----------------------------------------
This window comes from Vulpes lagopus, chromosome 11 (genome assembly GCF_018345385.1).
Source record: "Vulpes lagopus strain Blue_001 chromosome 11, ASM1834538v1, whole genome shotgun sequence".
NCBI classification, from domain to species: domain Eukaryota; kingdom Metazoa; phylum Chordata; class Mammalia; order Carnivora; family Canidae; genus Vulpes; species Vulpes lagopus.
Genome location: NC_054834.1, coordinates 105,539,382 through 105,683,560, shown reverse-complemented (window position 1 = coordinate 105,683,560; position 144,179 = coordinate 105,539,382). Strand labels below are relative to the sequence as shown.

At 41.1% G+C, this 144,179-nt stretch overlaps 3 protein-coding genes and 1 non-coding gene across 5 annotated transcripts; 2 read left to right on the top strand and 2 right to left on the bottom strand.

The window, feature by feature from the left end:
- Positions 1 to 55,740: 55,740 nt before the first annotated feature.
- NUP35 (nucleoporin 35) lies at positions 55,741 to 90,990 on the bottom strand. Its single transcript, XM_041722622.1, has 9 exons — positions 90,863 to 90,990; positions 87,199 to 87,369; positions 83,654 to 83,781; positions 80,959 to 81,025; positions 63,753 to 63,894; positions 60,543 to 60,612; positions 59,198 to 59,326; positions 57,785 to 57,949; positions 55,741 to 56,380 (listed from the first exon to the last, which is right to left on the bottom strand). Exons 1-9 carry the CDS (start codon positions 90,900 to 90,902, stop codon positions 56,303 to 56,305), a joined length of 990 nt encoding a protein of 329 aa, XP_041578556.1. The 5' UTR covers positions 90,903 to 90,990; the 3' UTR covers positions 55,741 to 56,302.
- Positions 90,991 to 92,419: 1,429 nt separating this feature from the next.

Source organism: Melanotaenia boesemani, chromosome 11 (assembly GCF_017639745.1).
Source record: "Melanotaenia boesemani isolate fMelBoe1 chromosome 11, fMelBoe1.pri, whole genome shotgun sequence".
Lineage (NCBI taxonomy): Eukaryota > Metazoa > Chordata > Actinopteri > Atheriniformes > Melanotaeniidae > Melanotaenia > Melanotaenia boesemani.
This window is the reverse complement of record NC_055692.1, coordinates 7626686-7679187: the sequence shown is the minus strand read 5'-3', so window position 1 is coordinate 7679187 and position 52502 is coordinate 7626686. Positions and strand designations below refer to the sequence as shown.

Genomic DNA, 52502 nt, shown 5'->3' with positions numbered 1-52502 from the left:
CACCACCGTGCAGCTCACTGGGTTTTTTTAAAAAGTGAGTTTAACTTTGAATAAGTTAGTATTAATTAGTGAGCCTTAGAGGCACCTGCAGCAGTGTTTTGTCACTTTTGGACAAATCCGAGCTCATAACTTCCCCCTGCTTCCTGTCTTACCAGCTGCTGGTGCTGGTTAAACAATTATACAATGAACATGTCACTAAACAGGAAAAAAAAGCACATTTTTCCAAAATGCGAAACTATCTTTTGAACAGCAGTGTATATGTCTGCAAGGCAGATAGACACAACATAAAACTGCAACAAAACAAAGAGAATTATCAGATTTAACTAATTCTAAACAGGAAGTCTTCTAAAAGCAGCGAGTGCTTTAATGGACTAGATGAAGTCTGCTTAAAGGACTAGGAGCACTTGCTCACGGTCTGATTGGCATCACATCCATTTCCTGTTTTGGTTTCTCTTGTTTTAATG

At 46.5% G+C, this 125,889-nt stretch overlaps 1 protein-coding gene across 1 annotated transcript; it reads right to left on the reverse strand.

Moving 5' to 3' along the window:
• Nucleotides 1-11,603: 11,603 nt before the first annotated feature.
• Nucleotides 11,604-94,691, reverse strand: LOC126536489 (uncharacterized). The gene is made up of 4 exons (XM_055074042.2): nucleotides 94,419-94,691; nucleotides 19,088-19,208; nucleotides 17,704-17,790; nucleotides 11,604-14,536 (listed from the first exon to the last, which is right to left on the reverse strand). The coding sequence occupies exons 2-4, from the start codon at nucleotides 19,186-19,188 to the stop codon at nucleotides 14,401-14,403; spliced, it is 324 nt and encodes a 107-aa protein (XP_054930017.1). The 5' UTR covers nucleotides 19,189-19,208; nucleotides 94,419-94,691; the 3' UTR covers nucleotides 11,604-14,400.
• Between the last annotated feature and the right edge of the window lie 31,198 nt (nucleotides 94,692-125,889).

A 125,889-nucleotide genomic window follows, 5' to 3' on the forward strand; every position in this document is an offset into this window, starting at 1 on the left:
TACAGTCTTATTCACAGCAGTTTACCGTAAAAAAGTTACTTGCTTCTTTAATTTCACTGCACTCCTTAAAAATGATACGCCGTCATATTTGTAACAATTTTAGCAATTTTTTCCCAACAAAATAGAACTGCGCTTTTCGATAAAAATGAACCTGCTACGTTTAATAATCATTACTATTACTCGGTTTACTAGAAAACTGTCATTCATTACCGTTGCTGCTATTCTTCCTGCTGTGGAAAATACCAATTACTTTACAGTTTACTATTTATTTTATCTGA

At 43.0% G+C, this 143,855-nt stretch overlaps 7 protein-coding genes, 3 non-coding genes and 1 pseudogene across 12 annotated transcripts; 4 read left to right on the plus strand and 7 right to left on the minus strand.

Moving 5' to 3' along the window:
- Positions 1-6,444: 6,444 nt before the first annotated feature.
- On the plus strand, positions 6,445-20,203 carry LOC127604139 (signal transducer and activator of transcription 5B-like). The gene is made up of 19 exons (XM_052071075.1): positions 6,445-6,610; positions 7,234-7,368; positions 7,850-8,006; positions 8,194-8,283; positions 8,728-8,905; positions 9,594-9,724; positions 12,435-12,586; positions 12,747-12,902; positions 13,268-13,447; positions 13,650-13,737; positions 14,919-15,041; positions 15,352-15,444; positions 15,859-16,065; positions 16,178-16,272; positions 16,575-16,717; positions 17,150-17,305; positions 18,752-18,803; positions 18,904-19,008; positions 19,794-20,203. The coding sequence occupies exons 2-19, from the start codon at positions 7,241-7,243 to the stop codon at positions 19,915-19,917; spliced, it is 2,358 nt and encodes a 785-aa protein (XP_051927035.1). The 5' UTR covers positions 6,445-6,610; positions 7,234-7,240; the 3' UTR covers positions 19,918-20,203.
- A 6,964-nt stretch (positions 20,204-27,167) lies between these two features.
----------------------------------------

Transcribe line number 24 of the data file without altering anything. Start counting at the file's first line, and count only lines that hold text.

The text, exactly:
Moving 5' to 3' along the window: